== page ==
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The cliffhangers are huge, the highlight of the entire series for me involved an early revelation of something that in hindsight was so obvious, I was kicking myself for not having considered it before. In fact the comic does this consistently. It will have massive reveals, that are shocking but never cheap. They’re always logical but Vaughan has this sneaky way of surprising you with them. Unfortunately I have to be vague to save you the surprises, but many a time I would turn a page and audibly breath out ‘holy shit…’

At one point, a character grabs Yorick and tells him he has a big heart, and that is what this comic exudes all throughout, no matter how dark things get, how messed up, how hopeless, Yorick and Vaughan defiantly reject defeat, learn from their mistakes and man the hell up.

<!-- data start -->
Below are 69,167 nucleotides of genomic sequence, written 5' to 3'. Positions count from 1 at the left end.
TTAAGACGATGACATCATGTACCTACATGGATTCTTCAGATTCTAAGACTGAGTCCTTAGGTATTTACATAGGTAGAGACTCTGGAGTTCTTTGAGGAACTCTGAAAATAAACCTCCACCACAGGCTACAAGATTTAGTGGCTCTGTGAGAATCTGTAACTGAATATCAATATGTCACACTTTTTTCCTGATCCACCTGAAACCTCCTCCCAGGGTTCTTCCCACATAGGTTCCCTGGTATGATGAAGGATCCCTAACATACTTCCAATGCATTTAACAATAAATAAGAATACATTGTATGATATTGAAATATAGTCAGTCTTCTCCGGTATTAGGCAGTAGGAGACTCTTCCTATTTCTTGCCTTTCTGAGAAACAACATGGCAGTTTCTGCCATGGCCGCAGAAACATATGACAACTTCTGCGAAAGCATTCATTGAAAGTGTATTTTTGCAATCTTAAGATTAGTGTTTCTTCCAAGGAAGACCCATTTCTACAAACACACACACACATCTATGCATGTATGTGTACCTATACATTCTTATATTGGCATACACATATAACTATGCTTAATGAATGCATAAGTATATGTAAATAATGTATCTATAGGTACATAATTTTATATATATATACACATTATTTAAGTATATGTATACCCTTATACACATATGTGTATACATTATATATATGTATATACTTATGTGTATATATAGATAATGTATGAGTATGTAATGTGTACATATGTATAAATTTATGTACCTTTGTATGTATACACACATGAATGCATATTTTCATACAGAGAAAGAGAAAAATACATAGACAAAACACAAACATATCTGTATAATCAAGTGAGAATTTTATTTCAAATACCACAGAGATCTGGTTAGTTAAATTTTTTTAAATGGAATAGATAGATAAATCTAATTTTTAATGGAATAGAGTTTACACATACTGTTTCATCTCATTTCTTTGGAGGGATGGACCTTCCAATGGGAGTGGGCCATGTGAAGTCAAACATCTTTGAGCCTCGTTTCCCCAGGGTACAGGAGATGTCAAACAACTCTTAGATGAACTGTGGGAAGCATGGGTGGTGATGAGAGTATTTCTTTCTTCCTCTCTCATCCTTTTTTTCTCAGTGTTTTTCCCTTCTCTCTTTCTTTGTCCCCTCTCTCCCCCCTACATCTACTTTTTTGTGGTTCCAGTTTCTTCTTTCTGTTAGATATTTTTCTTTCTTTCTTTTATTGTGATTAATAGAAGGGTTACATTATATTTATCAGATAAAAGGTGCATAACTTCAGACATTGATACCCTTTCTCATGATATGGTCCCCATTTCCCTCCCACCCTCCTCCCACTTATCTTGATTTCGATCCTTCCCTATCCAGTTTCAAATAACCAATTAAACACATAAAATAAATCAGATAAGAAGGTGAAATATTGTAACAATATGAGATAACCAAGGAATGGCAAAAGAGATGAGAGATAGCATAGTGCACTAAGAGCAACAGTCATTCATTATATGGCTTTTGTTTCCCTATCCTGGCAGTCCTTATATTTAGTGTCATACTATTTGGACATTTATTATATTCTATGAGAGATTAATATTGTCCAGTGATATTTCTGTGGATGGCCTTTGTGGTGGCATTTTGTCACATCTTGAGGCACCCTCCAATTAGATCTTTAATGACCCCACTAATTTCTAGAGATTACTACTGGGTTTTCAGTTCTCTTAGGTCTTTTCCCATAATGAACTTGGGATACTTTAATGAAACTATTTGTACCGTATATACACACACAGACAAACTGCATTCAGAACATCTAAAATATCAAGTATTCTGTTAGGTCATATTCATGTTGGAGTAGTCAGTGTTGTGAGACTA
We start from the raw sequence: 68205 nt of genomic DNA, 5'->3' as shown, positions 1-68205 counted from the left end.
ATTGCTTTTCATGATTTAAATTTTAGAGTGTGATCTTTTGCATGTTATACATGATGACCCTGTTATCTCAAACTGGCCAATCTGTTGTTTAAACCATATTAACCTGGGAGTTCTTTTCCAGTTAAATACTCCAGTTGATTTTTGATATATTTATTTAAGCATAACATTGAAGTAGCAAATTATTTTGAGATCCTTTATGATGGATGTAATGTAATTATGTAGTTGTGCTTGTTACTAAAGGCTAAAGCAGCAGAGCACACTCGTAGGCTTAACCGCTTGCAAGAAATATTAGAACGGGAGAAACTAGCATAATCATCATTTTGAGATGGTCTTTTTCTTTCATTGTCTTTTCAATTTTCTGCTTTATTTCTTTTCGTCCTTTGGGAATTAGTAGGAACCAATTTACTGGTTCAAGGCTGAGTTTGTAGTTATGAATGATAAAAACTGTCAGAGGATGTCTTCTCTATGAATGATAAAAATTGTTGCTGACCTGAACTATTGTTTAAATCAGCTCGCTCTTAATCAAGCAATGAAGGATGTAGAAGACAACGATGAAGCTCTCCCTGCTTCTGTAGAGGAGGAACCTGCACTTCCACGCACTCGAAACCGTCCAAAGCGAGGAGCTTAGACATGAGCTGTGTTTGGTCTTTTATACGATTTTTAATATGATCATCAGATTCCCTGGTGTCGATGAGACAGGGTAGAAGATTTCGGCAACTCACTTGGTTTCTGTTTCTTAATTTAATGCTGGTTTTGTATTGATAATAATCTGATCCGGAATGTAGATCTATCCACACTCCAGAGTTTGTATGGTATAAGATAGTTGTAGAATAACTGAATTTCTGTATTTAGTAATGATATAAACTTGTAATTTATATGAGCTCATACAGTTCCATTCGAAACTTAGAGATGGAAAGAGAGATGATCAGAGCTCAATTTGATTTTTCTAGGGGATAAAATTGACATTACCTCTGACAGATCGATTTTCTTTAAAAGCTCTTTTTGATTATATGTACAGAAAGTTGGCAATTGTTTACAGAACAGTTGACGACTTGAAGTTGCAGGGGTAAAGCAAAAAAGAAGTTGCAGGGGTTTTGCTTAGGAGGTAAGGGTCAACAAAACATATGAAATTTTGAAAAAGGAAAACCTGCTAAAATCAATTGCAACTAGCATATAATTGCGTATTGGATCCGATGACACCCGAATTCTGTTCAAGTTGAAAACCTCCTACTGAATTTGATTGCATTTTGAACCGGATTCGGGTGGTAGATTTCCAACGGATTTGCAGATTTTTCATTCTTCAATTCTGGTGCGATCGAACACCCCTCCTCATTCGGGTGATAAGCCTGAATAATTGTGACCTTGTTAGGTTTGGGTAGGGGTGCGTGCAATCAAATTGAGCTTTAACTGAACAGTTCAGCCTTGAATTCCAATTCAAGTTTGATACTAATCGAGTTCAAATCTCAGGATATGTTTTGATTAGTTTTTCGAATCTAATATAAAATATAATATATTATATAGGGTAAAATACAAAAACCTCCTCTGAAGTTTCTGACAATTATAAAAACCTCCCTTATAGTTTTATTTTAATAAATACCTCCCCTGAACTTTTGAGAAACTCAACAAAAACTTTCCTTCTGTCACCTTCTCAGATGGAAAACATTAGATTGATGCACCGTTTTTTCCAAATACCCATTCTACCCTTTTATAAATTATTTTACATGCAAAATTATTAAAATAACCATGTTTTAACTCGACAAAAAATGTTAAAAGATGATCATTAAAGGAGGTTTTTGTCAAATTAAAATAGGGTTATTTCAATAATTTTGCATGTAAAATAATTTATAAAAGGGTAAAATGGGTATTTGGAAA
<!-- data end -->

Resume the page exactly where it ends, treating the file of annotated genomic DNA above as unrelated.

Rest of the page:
As for the big question, what causes all the men to die? Vaughan does answer it, though I suspect he’d have preferred to not bother, it’s not important how everyone died, but how humanity reacts to it. That’s what kept readers returning issue after issue. Vaughan himself pokes fun at his own explanation afterwards in a typical meta-moment, still leaving room for interpretation.

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The story ends in as ambitious manner as it begins: a changed world, and matured characters. It’s a bitter-sweet ending to a tale that began with tragedy, and was infused with an epic struggle. To describe it in any more detail would spoil it, suffice to say it left a heavy ache in my heart. Vaughan had the temerity to have me on the verge of tears multiple times throughout the tale, the talented rascal. The resolution to this story won’t be to everyone’s liking, but life is a bitch, as the saying goes.

The characters go on an epic journey that spans years and grow closer, and as a reader you become accustomed to them. When they’re hurt you hold your breath with each page hoping they pull through. When a writer has you in their grip like that, it’s masterful, and they have the ultimate power to uplift your spirits and also utterly devastate you with how they treat their characters.

In this battle of the sexes, Brian K. Vaughan ensures that fans of compelling stories told and drawn with heart, will always win.